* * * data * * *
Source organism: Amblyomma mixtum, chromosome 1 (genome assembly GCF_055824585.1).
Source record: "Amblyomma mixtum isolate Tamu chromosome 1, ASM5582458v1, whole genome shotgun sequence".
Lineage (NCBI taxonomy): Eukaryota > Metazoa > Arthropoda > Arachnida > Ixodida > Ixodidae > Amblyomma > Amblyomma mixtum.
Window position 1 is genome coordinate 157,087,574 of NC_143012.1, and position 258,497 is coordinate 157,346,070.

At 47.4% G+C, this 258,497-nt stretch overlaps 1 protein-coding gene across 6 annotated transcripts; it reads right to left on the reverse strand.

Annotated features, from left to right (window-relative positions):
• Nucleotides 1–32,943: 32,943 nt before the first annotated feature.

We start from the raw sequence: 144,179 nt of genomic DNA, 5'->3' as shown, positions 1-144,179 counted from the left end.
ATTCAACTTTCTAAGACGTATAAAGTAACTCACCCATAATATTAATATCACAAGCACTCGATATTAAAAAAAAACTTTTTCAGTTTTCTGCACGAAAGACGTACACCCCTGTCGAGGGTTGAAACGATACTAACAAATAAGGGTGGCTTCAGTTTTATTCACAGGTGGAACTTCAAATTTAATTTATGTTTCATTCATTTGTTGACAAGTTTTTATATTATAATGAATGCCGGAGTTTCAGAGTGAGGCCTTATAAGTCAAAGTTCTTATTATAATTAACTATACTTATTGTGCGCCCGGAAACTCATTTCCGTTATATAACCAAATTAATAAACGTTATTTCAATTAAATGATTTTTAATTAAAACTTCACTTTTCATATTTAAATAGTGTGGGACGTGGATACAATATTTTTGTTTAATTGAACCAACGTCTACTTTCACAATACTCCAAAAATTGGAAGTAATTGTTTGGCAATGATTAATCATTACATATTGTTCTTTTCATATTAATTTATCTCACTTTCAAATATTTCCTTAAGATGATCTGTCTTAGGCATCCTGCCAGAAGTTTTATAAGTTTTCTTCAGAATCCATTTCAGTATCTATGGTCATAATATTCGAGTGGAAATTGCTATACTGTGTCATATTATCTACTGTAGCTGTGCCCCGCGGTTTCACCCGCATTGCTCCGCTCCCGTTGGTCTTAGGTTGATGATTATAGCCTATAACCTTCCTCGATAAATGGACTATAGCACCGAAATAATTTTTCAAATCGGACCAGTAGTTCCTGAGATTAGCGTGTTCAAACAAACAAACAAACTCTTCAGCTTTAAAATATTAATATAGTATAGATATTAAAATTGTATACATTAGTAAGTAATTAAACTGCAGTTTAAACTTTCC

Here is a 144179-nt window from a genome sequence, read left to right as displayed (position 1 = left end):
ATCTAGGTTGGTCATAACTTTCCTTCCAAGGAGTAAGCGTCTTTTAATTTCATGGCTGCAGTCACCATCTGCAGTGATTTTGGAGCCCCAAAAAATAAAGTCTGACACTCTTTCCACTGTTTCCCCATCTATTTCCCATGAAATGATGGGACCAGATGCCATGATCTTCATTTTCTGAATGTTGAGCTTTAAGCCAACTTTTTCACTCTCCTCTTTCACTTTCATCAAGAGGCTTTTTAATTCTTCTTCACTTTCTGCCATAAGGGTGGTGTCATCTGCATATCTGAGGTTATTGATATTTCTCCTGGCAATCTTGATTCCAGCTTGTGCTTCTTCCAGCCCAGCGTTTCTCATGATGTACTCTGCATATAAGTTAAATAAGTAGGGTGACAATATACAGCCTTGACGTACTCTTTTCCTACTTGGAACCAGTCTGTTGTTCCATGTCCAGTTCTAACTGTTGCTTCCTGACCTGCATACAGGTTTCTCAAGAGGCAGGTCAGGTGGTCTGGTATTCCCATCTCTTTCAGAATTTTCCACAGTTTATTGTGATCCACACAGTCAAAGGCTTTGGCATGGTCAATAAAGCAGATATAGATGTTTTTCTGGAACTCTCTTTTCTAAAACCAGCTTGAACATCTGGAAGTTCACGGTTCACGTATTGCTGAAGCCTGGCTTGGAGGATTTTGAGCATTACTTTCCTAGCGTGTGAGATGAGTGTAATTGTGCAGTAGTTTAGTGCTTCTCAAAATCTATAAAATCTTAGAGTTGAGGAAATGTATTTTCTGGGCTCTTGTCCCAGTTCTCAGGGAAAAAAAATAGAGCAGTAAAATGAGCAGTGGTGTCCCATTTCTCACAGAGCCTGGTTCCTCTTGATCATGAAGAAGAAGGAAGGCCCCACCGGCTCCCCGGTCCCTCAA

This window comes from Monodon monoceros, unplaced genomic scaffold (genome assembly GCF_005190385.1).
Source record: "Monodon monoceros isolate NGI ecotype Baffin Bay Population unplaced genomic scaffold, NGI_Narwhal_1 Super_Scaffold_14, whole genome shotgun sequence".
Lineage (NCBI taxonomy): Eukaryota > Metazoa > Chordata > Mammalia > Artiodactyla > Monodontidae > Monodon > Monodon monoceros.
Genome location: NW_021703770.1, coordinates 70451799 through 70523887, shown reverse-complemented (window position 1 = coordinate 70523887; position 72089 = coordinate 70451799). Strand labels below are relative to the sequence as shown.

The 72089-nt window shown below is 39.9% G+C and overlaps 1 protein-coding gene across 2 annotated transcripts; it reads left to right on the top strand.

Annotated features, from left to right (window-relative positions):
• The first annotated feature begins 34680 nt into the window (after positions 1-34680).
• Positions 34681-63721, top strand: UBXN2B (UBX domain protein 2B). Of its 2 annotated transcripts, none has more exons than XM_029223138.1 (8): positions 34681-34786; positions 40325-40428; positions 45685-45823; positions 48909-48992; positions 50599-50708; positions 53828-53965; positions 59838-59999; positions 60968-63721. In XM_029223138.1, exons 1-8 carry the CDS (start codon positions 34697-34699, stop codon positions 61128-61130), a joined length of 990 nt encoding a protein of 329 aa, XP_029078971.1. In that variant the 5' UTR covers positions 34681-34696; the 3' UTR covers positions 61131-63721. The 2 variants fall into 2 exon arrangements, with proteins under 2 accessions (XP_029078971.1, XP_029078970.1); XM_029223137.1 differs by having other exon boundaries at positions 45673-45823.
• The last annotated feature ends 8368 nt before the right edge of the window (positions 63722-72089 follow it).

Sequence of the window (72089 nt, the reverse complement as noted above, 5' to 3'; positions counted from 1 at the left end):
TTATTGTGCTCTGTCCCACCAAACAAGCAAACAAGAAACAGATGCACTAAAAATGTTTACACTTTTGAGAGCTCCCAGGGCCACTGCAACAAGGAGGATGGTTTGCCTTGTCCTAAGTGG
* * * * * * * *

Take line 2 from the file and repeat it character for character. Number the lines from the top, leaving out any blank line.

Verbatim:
Source record: "Amblyomma mixtum isolate Tamu chromosome 1, ASM5582458v1, whole genome shotgun sequence".